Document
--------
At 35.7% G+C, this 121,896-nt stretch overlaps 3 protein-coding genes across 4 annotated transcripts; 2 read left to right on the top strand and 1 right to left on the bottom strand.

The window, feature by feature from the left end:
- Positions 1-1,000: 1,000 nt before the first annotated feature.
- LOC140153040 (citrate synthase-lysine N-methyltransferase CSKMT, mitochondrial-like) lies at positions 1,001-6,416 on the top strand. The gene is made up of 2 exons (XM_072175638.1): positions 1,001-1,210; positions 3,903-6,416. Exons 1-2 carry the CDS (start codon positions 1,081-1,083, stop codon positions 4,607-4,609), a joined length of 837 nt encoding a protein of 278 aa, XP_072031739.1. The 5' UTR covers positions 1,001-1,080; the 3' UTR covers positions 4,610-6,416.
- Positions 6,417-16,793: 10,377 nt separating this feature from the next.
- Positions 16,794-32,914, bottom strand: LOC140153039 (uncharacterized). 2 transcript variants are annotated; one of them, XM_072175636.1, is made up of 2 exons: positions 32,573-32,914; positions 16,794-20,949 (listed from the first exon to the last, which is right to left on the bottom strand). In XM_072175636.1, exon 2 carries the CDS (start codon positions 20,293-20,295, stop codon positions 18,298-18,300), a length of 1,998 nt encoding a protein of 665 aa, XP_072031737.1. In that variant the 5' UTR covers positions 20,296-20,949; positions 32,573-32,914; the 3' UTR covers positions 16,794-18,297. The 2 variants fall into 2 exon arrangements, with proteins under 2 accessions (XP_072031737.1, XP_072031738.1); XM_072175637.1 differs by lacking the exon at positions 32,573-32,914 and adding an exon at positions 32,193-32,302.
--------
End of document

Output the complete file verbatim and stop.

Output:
At 35.7% G+C, this 121,896-nt stretch overlaps 3 protein-coding genes across 4 annotated transcripts; 2 read left to right on the top strand and 1 right to left on the bottom strand.

The window, feature by feature from the left end:
- Positions 1-1,000: 1,000 nt before the first annotated feature.
- LOC140153040 (citrate synthase-lysine N-methyltransferase CSKMT, mitochondrial-like) lies at positions 1,001-6,416 on the top strand. The gene is made up of 2 exons (XM_072175638.1): positions 1,001-1,210; positions 3,903-6,416. Exons 1-2 carry the CDS (start codon positions 1,081-1,083, stop codon positions 4,607-4,609), a joined length of 837 nt encoding a protein of 278 aa, XP_072031739.1. The 5' UTR covers positions 1,001-1,080; the 3' UTR covers positions 4,610-6,416.
- Positions 6,417-16,793: 10,377 nt separating this feature from the next.
- Positions 16,794-32,914, bottom strand: LOC140153039 (uncharacterized). 2 transcript variants are annotated; one of them, XM_072175636.1, is made up of 2 exons: positions 32,573-32,914; positions 16,794-20,949 (listed from the first exon to the last, which is right to left on the bottom strand). In XM_072175636.1, exon 2 carries the CDS (start codon positions 20,293-20,295, stop codon positions 18,298-18,300), a length of 1,998 nt encoding a protein of 665 aa, XP_072031737.1. In that variant the 5' UTR covers positions 20,296-20,949; positions 32,573-32,914; the 3' UTR covers positions 16,794-18,297. The 2 variants fall into 2 exon arrangements, with proteins under 2 accessions (XP_072031737.1, XP_072031738.1); XM_072175637.1 differs by lacking the exon at positions 32,573-32,914 and adding an exon at positions 32,193-32,302.